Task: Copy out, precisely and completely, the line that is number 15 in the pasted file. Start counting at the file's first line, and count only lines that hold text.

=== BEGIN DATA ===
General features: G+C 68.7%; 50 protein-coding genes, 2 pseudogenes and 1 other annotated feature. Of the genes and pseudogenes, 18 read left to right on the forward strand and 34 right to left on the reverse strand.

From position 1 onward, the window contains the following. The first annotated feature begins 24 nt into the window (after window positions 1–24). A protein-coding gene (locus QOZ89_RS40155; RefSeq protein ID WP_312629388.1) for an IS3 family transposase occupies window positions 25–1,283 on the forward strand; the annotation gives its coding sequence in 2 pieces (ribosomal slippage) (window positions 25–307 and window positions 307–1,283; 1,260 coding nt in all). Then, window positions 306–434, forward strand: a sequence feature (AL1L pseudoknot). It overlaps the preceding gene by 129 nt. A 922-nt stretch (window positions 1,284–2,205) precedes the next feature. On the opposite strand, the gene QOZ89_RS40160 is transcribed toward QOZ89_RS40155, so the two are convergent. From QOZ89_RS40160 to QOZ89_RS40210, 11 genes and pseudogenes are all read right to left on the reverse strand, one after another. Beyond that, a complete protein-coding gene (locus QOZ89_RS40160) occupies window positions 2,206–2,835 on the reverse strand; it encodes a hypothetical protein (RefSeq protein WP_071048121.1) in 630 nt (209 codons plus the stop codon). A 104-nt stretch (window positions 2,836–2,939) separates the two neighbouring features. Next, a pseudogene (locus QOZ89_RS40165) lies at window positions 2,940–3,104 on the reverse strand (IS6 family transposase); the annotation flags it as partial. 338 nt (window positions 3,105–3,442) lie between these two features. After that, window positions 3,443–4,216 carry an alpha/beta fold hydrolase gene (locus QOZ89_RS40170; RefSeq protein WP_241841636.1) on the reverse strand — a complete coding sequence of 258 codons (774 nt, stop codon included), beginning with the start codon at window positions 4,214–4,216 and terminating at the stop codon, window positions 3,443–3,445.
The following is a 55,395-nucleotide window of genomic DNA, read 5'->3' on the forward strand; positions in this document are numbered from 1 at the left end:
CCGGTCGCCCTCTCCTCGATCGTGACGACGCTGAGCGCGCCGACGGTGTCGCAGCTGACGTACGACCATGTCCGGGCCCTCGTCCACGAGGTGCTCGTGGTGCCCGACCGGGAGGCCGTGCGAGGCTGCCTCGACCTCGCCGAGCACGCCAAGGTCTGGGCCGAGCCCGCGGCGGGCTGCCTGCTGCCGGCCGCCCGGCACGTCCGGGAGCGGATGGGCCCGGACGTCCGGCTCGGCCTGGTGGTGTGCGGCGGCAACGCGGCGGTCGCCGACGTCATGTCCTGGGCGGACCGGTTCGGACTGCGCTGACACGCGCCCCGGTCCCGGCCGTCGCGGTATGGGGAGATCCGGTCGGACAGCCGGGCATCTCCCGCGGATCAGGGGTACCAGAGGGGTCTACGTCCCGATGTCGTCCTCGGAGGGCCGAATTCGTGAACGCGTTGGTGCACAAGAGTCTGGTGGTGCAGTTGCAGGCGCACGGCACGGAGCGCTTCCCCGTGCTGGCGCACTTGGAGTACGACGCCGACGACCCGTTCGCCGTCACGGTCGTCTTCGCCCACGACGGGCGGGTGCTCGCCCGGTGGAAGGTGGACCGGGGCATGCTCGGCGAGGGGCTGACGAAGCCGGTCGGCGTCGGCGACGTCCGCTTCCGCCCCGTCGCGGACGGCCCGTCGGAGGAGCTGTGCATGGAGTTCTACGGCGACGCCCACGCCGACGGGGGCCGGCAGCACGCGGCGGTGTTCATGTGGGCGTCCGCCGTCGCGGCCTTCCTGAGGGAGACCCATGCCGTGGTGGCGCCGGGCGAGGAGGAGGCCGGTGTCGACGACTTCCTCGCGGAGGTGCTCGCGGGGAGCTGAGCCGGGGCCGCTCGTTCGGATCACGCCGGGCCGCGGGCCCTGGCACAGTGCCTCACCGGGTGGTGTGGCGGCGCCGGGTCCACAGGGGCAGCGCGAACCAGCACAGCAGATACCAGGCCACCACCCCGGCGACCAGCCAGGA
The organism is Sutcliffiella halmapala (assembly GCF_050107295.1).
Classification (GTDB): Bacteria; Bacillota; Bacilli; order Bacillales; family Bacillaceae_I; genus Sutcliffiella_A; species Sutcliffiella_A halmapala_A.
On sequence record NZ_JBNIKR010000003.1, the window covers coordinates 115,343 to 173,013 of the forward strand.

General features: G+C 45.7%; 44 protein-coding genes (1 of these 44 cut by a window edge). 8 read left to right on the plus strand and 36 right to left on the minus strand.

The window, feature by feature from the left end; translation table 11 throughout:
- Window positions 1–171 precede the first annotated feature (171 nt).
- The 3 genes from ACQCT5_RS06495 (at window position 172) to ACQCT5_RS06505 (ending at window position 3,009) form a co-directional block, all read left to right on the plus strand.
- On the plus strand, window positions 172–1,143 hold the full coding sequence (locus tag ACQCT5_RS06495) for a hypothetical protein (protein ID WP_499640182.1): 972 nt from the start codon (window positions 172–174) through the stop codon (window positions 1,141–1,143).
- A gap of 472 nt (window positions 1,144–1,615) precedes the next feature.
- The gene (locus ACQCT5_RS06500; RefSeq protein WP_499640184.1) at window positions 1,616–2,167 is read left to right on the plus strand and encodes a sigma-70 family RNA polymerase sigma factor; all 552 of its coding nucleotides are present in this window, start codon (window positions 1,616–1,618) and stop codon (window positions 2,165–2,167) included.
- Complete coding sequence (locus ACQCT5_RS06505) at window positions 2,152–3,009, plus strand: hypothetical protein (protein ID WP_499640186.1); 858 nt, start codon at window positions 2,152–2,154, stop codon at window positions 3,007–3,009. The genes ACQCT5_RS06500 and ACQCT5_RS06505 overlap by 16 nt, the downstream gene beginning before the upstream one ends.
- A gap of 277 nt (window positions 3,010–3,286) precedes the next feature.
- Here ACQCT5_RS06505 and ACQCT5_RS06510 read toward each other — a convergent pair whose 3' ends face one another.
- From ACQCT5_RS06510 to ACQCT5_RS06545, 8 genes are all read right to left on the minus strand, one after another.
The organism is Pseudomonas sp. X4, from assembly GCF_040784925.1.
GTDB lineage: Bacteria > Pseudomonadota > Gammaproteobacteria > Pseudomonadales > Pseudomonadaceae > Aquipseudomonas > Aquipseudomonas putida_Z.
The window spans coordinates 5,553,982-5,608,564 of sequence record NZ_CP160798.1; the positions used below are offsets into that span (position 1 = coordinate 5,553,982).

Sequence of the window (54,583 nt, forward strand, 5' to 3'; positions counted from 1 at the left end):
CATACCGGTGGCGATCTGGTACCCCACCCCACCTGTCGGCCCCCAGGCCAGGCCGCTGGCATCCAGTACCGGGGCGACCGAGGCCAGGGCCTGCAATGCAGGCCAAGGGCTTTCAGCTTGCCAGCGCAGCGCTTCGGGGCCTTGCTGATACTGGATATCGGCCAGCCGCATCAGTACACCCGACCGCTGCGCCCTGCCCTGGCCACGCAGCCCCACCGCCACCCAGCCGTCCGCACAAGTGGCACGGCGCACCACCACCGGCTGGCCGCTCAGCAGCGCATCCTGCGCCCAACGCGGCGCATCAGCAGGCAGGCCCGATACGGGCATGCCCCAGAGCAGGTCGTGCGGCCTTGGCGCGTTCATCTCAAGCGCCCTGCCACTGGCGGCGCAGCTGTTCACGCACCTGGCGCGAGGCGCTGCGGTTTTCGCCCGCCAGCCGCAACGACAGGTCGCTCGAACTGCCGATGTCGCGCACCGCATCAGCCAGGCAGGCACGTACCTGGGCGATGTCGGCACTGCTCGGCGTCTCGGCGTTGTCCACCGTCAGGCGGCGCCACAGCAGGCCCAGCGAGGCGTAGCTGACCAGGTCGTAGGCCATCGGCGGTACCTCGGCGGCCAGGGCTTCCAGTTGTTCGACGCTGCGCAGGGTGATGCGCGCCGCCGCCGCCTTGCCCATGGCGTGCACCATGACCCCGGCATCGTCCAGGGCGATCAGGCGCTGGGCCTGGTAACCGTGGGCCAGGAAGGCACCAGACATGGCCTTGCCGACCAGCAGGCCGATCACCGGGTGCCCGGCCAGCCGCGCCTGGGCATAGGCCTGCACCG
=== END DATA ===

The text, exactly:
- Complete coding sequence (locus ACQCT5_RS06505) at window positions 2,152–3,009, plus strand: hypothetical protein (protein ID WP_499640186.1); 858 nt, start codon at window positions 2,152–2,154, stop codon at window positions 3,007–3,009. The genes ACQCT5_RS06500 and ACQCT5_RS06505 overlap by 16 nt, the downstream gene beginning before the upstream one ends.